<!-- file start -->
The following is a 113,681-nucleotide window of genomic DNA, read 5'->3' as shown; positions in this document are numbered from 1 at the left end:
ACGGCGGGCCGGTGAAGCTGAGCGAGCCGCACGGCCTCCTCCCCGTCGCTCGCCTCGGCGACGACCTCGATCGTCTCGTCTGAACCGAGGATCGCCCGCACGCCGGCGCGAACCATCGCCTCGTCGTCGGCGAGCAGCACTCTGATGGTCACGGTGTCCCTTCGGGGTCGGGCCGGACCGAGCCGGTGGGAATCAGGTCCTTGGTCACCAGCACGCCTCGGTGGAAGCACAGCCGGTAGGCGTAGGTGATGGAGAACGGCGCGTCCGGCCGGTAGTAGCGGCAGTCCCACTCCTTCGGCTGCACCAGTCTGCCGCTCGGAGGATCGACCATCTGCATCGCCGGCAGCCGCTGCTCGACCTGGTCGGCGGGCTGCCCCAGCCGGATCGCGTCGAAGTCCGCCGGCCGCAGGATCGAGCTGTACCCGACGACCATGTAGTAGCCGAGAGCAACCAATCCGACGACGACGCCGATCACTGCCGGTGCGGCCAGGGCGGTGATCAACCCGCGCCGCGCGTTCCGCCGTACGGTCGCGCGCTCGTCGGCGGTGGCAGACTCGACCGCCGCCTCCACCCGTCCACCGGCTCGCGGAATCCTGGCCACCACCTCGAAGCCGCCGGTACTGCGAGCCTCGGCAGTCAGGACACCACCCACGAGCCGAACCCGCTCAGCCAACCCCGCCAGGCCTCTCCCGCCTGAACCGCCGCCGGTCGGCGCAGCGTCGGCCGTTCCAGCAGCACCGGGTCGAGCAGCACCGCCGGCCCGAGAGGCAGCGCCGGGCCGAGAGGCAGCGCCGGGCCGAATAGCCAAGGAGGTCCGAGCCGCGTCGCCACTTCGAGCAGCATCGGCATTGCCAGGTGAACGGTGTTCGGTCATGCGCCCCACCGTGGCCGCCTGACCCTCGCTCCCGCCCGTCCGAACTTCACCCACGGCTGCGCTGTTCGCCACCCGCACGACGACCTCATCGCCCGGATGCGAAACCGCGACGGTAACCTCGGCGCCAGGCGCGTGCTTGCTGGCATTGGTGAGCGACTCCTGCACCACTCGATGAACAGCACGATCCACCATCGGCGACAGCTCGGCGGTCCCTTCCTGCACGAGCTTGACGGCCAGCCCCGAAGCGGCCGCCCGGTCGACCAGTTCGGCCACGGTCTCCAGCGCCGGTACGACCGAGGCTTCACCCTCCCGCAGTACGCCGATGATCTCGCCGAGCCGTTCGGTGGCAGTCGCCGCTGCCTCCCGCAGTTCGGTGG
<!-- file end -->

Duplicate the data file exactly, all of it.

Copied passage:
The following is a 113,681-nucleotide window of genomic DNA, read 5'->3' as shown; positions in this document are numbered from 1 at the left end:
ACGGCGGGCCGGTGAAGCTGAGCGAGCCGCACGGCCTCCTCCCCGTCGCTCGCCTCGGCGACGACCTCGATCGTCTCGTCTGAACCGAGGATCGCCCGCACGCCGGCGCGAACCATCGCCTCGTCGTCGGCGAGCAGCACTCTGATGGTCACGGTGTCCCTTCGGGGTCGGGCCGGACCGAGCCGGTGGGAATCAGGTCCTTGGTCACCAGCACGCCTCGGTGGAAGCACAGCCGGTAGGCGTAGGTGATGGAGAACGGCGCGTCCGGCCGGTAGTAGCGGCAGTCCCACTCCTTCGGCTGCACCAGTCTGCCGCTCGGAGGATCGACCATCTGCATCGCCGGCAGCCGCTGCTCGACCTGGTCGGCGGGCTGCCCCAGCCGGATCGCGTCGAAGTCCGCCGGCCGCAGGATCGAGCTGTACCCGACGACCATGTAGTAGCCGAGAGCAACCAATCCGACGACGACGCCGATCACTGCCGGTGCGGCCAGGGCGGTGATCAACCCGCGCCGCGCGTTCCGCCGTACGGTCGCGCGCTCGTCGGCGGTGGCAGACTCGACCGCCGCCTCCACCCGTCCACCGGCTCGCGGAATCCTGGCCACCACCTCGAAGCCGCCGGTACTGCGAGCCTCGGCAGTCAGGACACCACCCACGAGCCGAACCCGCTCAGCCAACCCCGCCAGGCCTCTCCCGCCTGAACCGCCGCCGGTCGGCGCAGCGTCGGCCGTTCCAGCAGCACCGGGTCGAGCAGCACCGCCGGCCCGAGAGGCAGCGCCGGGCCGAGAGGCAGCGCCGGGCCGAATAGCCAAGGAGGTCCGAGCCGCGTCGCCACTTCGAGCAGCATCGGCATTGCCAGGTGAACGGTGTTCGGTCATGCGCCCCACCGTGGCCGCCTGACCCTCGCTCCCGCCCGTCCGAACTTCACCCACGGCTGCGCTGTTCGCCACCCGCACGACGACCTCATCGCCCGGATGCGAAACCGCGACGGTAACCTCGGCGCCAGGCGCGTGCTTGCTGGCATTGGTGAGCGACTCCTGCACCACTCGATGAACAGCACGATCCACCATCGGCGACAGCTCGGCGGTCCCTTCCTGCACGAGCTTGACGGCCAGCCCCGAAGCGGCCGCCCGGTCGACCAGTTCGGCCACGGTCTCCAGCGCCGGTACGACCGAGGCTTCACCCTCCCGCAGTACGCCGATGATCTCGCCGAGCCGTTCGGTGGCAGTCGCCGCTGCCTCCCGCAGTTCGGTGG